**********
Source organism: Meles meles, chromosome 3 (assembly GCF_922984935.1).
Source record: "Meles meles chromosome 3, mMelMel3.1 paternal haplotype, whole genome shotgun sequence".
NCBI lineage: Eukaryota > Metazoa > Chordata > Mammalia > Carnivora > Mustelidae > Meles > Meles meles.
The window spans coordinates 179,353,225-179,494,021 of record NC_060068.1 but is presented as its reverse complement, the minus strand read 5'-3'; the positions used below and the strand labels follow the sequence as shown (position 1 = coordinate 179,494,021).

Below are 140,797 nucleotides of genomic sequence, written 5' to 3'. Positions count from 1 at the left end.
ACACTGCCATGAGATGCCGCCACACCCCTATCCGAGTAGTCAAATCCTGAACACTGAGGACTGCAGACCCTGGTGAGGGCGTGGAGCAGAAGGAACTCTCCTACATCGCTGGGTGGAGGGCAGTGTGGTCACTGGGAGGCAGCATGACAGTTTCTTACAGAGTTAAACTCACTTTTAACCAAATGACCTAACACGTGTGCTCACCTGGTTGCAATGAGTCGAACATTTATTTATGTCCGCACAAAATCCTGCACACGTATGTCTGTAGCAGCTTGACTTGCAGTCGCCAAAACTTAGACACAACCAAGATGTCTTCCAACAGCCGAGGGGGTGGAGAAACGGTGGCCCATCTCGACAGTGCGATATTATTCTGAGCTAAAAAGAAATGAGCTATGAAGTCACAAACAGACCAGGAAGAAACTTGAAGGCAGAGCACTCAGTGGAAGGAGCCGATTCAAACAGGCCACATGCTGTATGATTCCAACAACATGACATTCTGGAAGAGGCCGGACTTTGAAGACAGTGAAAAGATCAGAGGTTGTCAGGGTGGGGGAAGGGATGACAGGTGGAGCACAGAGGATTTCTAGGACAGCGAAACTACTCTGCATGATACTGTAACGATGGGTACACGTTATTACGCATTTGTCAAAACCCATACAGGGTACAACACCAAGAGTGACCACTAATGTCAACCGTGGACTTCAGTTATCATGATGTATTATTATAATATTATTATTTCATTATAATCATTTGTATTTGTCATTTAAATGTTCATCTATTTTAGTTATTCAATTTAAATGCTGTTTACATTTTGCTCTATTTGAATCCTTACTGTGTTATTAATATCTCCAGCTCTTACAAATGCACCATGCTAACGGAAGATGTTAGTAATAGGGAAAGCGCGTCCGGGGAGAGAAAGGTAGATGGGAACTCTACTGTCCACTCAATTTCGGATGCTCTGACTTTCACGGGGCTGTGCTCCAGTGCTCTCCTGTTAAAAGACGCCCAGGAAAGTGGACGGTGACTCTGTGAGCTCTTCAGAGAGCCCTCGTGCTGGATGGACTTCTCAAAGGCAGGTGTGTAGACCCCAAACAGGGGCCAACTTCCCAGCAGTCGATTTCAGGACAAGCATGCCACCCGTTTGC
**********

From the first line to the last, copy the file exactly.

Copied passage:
Source organism: Meles meles, chromosome 3 (assembly GCF_922984935.1).
Source record: "Meles meles chromosome 3, mMelMel3.1 paternal haplotype, whole genome shotgun sequence".
NCBI lineage: Eukaryota > Metazoa > Chordata > Mammalia > Carnivora > Mustelidae > Meles > Meles meles.
The window spans coordinates 179,353,225-179,494,021 of record NC_060068.1 but is presented as its reverse complement, the minus strand read 5'-3'; the positions used below and the strand labels follow the sequence as shown (position 1 = coordinate 179,494,021).

Below are 140,797 nucleotides of genomic sequence, written 5' to 3'. Positions count from 1 at the left end.
ACACTGCCATGAGATGCCGCCACACCCCTATCCGAGTAGTCAAATCCTGAACACTGAGGACTGCAGACCCTGGTGAGGGCGTGGAGCAGAAGGAACTCTCCTACATCGCTGGGTGGAGGGCAGTGTGGTCACTGGGAGGCAGCATGACAGTTTCTTACAGAGTTAAACTCACTTTTAACCAAATGACCTAACACGTGTGCTCACCTGGTTGCAATGAGTCGAACATTTATTTATGTCCGCACAAAATCCTGCACACGTATGTCTGTAGCAGCTTGACTTGCAGTCGCCAAAACTTAGACACAACCAAGATGTCTTCCAACAGCCGAGGGGGTGGAGAAACGGTGGCCCATCTCGACAGTGCGATATTATTCTGAGCTAAAAAGAAATGAGCTATGAAGTCACAAACAGACCAGGAAGAAACTTGAAGGCAGAGCACTCAGTGGAAGGAGCCGATTCAAACAGGCCACATGCTGTATGATTCCAACAACATGACATTCTGGAAGAGGCCGGACTTTGAAGACAGTGAAAAGATCAGAGGTTGTCAGGGTGGGGGAAGGGATGACAGGTGGAGCACAGAGGATTTCTAGGACAGCGAAACTACTCTGCATGATACTGTAACGATGGGTACACGTTATTACGCATTTGTCAAAACCCATACAGGGTACAACACCAAGAGTGACCACTAATGTCAACCGTGGACTTCAGTTATCATGATGTATTATTATAATATTATTATTTCATTATAATCATTTGTATTTGTCATTTAAATGTTCATCTATTTTAGTTATTCAATTTAAATGCTGTTTACATTTTGCTCTATTTGAATCCTTACTGTGTTATTAATATCTCCAGCTCTTACAAATGCACCATGCTAACGGAAGATGTTAGTAATAGGGAAAGCGCGTCCGGGGAGAGAAAGGTAGATGGGAACTCTACTGTCCACTCAATTTCGGATGCTCTGACTTTCACGGGGCTGTGCTCCAGTGCTCTCCTGTTAAAAGACGCCCAGGAAAGTGGACGGTGACTCTGTGAGCTCTTCAGAGAGCCCTCGTGCTGGATGGACTTCTCAAAGGCAGGTGTGTAGACCCCAAACAGGGGCCAACTTCCCAGCAGTCGATTTCAGGACAAGCATGCCACCCGTTTGC